15 February 2018

3 Things That Sound Thrifty (But Aren't)

In the effort to make life as cost-effective as possible, many of us find ourselves turning to a more thrifty lifestyle. As beneficial as this can be, such a lifestyle is undoubtedly complicated by the fact that there’s no clear way of doing it. Every family has to learn to be thrifty in a way that works for them. When a lifestyle is so open to interpretation, it often means that many families make a few mistakes along the way.

If you’re truly committed to changing the way you live and embracing a thrifty life, then you have to be careful to avoid the pitfalls-- the biggest of which can be falling into traps of thinking something is thrifty, when it’s actually the opposite. Here are a few examples…

Paying Insurance Monthly-- 


Paying your insurance premiums on a monthly basis seems to be a surefire way to keep things as structured as possible-- and financial structure is key to achieving a truly thrifty life. When you pay your premiums on a monthly basis, you are constantly able to budget for them, and you don’t pay in advance for a service you might soon find you don’t need.

The downside of this strategy is that paying for insurance on a monthly basis comes at a premium, and sometimes that premium is as high as 25% when compared to paying on an annual basis. Always read the terms and conditions of the price difference between monthly and annual prices before you commit to a payment structure.

Ditching the TV Package-- 

It seems barely a week can pass without another company announcing a TV streaming service. When you can just buy subscription packages for the channels you want to watch, why not go ahead and do that, ditching your TV package as a result?

Well, chances are you’re not saving money-- you’re just splitting the payments. The idea of signing up to a streaming service for $10 per month is tempting; sounds like a great deal, so you go ahead. Then there’s another streaming service; that’s another $10, but that’s still a great deal…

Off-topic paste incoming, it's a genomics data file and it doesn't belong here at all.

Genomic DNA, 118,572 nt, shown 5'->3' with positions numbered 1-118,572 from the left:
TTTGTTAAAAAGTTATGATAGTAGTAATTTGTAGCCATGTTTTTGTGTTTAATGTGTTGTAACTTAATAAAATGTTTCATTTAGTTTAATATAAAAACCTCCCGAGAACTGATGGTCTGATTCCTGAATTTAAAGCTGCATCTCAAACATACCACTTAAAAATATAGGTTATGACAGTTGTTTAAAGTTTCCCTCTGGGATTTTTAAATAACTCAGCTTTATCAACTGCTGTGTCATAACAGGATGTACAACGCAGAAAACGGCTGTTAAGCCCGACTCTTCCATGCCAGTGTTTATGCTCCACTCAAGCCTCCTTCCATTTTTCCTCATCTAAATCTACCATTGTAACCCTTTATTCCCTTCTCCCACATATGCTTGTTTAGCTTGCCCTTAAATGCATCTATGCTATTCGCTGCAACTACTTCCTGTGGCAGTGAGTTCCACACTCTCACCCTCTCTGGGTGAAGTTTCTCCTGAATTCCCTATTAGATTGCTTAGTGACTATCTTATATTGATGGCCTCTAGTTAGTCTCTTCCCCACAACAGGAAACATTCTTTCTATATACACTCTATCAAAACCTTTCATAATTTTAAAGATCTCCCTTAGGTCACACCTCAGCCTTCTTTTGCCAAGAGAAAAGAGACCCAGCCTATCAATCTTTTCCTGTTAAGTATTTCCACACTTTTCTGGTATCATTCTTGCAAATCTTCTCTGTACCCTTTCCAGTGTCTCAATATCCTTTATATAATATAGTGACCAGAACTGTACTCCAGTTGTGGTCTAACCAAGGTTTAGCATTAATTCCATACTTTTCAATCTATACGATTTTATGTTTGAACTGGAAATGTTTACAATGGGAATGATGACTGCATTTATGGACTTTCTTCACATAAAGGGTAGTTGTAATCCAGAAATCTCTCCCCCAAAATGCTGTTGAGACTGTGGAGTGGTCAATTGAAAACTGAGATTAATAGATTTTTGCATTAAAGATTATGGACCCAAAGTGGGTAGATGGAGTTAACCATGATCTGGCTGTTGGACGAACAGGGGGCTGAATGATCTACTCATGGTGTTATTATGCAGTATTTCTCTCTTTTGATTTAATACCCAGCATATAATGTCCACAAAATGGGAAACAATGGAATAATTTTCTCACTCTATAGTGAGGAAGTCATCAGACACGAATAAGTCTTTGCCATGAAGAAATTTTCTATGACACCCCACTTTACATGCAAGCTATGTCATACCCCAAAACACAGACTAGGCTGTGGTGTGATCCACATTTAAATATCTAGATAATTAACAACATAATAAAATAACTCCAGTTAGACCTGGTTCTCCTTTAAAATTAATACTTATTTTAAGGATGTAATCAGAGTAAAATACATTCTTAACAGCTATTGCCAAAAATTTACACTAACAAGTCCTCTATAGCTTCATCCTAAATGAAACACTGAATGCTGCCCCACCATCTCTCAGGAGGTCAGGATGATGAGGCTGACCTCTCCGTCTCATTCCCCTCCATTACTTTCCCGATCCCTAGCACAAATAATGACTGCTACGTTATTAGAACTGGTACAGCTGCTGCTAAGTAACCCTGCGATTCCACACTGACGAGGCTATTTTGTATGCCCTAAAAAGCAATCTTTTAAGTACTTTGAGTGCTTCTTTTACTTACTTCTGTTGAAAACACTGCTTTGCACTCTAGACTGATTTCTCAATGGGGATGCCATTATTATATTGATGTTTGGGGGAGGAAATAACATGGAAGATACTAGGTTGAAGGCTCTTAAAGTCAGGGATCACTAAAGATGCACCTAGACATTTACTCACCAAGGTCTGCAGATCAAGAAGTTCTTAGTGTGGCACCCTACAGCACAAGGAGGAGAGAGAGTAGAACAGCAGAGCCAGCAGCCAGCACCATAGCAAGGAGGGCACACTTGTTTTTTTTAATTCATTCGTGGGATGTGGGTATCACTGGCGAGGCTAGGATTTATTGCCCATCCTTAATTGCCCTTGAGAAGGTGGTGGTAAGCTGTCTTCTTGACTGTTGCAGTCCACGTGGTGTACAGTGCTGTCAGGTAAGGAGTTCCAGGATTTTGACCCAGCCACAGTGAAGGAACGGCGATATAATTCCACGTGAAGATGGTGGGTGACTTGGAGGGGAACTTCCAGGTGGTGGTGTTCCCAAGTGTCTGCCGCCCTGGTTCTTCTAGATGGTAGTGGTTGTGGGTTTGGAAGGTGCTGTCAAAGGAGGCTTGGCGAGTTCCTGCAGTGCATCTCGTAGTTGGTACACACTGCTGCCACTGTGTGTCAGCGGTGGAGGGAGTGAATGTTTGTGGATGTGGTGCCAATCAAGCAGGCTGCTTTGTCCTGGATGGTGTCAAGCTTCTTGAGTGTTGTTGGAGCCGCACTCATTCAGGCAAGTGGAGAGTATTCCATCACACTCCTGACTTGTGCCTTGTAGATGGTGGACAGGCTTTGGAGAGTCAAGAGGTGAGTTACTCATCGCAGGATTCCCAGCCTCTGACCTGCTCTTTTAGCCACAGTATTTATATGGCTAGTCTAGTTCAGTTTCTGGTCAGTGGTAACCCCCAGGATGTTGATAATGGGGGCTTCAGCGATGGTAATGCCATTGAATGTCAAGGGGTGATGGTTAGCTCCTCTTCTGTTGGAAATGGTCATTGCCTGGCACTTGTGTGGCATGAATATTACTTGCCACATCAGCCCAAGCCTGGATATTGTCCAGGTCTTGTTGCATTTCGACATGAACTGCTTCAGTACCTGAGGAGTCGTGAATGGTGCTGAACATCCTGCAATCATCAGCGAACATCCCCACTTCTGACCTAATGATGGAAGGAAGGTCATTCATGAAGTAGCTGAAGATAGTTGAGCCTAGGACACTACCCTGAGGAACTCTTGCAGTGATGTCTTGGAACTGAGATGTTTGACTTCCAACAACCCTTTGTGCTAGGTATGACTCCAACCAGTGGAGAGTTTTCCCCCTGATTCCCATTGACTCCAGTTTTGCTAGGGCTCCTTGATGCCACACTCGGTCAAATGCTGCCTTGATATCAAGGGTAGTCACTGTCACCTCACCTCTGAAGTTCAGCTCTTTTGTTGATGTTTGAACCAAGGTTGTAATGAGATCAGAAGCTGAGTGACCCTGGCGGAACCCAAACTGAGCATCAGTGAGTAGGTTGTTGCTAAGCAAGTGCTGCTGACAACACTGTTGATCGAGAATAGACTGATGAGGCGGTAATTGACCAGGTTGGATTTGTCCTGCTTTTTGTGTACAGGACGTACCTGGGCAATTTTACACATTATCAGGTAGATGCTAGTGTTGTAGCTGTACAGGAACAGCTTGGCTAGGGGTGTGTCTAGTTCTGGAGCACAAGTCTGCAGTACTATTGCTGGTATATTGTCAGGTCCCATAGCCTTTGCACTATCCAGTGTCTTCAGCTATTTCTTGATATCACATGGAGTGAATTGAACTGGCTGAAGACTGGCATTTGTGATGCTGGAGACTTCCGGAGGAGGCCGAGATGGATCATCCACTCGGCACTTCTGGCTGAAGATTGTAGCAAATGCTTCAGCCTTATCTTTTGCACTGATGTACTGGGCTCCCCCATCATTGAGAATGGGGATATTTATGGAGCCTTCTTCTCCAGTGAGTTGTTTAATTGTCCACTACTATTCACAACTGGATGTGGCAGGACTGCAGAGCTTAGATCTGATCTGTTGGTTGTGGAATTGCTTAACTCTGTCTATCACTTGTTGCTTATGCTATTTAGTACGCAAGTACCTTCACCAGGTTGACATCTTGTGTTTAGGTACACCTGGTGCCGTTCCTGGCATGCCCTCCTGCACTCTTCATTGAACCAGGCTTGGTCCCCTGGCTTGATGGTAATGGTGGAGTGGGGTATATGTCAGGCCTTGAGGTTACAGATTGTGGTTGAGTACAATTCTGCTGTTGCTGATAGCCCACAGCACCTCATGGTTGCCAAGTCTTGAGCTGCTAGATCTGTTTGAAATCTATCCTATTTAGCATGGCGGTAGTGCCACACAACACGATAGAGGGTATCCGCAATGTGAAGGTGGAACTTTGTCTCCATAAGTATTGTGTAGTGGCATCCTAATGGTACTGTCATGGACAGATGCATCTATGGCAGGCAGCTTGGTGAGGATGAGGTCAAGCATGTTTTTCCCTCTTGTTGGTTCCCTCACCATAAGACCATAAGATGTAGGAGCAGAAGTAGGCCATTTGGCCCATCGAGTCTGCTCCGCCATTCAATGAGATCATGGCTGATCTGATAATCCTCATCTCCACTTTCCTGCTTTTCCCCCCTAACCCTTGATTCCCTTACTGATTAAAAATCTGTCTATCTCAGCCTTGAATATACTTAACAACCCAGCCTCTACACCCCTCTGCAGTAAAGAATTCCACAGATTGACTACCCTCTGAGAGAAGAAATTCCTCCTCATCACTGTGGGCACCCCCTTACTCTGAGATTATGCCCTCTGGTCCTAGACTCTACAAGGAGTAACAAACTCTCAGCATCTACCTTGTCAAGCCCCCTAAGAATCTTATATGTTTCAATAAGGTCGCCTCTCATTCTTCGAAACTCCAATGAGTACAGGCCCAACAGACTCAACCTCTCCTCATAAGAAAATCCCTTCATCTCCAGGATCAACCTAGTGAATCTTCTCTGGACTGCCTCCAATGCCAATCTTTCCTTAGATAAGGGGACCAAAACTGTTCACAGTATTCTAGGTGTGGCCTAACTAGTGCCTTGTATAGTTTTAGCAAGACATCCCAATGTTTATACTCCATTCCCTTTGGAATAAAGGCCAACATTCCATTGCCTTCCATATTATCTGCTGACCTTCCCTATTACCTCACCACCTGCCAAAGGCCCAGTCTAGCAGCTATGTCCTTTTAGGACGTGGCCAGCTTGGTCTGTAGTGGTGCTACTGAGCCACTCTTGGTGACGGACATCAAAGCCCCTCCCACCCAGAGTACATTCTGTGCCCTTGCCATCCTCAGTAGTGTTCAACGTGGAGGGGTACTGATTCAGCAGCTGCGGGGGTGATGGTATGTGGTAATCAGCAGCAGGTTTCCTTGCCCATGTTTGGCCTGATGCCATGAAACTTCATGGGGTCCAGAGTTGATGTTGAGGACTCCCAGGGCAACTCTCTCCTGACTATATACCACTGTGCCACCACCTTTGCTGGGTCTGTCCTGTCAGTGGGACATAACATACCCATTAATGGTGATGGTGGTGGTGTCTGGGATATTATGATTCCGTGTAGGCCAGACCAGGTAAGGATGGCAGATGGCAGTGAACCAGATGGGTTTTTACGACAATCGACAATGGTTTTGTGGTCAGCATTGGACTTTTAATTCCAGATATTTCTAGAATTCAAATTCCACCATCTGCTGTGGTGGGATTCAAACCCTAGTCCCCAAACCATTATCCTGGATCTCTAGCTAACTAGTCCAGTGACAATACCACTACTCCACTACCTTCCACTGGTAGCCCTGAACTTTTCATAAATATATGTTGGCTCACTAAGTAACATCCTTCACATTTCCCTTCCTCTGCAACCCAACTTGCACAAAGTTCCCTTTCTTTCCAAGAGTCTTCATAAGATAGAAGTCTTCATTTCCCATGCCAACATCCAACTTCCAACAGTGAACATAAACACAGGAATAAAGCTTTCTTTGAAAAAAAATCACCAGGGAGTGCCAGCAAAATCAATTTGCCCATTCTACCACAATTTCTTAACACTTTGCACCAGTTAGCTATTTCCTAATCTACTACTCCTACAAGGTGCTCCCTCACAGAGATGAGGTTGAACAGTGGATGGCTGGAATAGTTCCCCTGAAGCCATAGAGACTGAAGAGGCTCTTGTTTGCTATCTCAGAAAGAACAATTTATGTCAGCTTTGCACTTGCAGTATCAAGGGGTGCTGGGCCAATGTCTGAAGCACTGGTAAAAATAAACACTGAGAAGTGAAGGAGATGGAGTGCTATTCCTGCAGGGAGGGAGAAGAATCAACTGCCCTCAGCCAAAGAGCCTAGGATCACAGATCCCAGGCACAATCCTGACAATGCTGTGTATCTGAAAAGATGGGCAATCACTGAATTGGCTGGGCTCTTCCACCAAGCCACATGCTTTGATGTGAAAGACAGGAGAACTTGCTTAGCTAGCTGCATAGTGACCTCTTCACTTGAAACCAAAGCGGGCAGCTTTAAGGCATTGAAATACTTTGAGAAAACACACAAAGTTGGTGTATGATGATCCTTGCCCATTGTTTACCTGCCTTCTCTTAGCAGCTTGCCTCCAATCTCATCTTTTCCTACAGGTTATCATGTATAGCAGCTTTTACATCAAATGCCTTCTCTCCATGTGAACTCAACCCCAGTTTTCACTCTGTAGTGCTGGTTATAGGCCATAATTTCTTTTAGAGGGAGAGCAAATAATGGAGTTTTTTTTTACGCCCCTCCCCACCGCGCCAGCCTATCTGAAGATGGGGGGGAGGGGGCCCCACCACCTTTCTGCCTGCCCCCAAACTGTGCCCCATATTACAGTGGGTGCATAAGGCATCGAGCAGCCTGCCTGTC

The fact that these payments are compartmentalized means you don’t view them in the same way as you would a package from a TV company. For Optimum customers, they know exactly what they are paying and what they are getting every month-- but you can quickly lose track of $5.99 here or $11.99 there. If you’re signed up to more than three streaming channels, chances are you’d be better off with standard TV service.

Repairing Your Home Yourself-- 


There’s an area of your home that needs fixing. You call a professional and ask for their opinion; their subsequent quote is so high, you know it’ll blow your budget for a month. So, armed with a YouTube video and a derring-do spirit, you decide you’ll do the work yourself.

Not only can this be a dangerous decision in terms of your physical health and the soundness of your house, but it’s also a bad financial decision. If you make a mistake -- which you are likely to, especially with complex tasks -- then it’s likely going to cost more to put right than the initial fix would have cost in the first place.

In Conclusion...

Living a thrifty life is always beneficial, but you have to be careful to avoid errors that will actually cost you money. Beware the expensive choice in thrifty clothing, and you won’t go far wrong.

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